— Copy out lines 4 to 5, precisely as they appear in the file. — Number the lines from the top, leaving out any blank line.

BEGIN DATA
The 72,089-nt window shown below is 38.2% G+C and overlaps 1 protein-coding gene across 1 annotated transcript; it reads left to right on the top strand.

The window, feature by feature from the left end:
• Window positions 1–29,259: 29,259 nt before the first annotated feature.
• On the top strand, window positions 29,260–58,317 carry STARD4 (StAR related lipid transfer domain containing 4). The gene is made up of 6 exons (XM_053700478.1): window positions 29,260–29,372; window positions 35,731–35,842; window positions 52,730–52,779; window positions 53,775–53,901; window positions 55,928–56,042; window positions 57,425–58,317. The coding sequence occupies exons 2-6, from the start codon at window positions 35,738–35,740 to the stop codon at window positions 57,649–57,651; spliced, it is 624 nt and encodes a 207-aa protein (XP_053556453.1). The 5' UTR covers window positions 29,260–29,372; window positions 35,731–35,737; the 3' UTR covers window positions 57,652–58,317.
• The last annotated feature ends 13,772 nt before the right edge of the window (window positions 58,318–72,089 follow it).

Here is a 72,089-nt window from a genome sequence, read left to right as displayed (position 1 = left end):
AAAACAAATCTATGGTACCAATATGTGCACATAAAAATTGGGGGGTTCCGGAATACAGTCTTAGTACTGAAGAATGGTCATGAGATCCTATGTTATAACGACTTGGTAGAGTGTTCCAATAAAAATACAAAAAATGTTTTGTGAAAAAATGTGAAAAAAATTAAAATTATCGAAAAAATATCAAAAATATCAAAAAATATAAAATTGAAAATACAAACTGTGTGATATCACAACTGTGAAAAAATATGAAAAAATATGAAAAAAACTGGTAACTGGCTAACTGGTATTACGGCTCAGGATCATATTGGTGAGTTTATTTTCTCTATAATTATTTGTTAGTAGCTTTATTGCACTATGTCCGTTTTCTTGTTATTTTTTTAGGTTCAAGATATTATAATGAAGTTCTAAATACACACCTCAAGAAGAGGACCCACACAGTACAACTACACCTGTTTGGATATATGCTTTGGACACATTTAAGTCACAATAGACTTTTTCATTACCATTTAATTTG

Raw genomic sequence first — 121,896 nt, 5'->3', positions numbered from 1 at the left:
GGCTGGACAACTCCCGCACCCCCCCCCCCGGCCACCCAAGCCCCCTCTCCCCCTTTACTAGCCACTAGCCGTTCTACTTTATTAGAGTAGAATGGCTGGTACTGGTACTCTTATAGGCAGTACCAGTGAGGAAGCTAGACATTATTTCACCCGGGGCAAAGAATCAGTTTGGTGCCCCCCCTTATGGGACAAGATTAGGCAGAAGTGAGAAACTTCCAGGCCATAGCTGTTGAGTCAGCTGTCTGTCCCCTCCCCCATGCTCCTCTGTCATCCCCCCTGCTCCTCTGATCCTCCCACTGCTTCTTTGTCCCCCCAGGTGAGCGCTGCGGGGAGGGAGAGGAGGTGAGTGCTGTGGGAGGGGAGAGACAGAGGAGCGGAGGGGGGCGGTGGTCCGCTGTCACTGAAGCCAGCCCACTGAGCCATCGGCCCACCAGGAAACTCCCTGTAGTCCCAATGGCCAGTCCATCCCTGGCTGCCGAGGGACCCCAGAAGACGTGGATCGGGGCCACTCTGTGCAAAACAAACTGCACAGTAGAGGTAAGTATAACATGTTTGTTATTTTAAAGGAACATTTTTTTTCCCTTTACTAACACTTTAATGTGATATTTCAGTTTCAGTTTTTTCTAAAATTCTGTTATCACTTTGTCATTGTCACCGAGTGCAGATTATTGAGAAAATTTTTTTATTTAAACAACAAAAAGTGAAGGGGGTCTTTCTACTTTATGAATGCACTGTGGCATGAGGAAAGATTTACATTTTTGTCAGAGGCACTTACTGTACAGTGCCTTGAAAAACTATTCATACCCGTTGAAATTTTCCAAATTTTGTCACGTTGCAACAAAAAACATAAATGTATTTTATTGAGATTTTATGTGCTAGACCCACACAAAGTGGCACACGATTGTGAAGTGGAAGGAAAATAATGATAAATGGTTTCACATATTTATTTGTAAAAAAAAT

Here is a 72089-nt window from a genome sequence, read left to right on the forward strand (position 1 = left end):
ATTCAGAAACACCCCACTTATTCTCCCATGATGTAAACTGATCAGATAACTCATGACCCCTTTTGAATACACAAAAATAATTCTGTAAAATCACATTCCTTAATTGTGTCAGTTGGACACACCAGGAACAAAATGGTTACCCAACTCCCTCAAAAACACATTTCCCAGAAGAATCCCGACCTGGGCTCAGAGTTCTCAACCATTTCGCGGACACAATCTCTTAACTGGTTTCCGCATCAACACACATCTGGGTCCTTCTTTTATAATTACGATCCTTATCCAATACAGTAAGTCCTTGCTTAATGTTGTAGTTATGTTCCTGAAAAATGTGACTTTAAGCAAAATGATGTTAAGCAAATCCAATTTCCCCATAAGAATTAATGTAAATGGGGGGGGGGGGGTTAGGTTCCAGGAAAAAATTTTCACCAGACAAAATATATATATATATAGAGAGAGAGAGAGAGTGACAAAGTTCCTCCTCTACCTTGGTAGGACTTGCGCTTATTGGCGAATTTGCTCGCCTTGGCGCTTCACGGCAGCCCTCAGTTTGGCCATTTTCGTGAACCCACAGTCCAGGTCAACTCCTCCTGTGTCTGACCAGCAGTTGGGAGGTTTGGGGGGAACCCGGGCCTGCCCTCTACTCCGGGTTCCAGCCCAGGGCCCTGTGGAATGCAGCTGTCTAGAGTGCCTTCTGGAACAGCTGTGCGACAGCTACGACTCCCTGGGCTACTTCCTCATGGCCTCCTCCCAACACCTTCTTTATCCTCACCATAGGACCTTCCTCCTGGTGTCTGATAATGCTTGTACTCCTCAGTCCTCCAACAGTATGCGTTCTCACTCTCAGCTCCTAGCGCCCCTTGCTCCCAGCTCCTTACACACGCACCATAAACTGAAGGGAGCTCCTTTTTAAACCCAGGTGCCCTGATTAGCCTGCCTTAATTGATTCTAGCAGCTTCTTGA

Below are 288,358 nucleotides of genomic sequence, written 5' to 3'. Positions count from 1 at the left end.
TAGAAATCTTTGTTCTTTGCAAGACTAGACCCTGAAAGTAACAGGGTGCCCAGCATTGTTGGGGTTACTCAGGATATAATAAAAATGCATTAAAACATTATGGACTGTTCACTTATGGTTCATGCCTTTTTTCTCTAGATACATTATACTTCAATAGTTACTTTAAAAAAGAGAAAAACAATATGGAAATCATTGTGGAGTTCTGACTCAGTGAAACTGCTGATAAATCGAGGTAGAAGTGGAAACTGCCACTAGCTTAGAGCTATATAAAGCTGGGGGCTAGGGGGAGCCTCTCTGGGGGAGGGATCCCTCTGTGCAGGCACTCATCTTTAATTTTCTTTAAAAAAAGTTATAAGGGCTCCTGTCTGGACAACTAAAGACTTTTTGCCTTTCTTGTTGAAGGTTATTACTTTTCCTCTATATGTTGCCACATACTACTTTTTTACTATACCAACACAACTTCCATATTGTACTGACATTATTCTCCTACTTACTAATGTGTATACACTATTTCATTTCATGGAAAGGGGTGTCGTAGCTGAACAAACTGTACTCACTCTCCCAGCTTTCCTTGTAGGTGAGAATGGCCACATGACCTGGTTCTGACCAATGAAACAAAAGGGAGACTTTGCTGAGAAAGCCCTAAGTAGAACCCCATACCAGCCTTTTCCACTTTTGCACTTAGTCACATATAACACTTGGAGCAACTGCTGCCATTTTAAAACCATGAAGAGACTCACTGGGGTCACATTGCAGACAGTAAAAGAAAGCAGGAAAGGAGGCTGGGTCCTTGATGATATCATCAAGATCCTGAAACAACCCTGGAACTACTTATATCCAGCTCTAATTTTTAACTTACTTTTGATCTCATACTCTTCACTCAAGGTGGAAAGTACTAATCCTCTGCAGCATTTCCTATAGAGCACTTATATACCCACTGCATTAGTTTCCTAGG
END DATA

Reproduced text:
• On the top strand, window positions 29,260–58,317 carry STARD4 (StAR related lipid transfer domain containing 4). The gene is made up of 6 exons (XM_053700478.1): window positions 29,260–29,372; window positions 35,731–35,842; window positions 52,730–52,779; window positions 53,775–53,901; window positions 55,928–56,042; window positions 57,425–58,317. The coding sequence occupies exons 2-6, from the start codon at window positions 35,738–35,740 to the stop codon at window positions 57,649–57,651; spliced, it is 624 nt and encodes a 207-aa protein (XP_053556453.1). The 5' UTR covers window positions 29,260–29,372; window positions 35,731–35,737; the 3' UTR covers window positions 57,652–58,317.
• The last annotated feature ends 13,772 nt before the right edge of the window (window positions 58,318–72,089 follow it).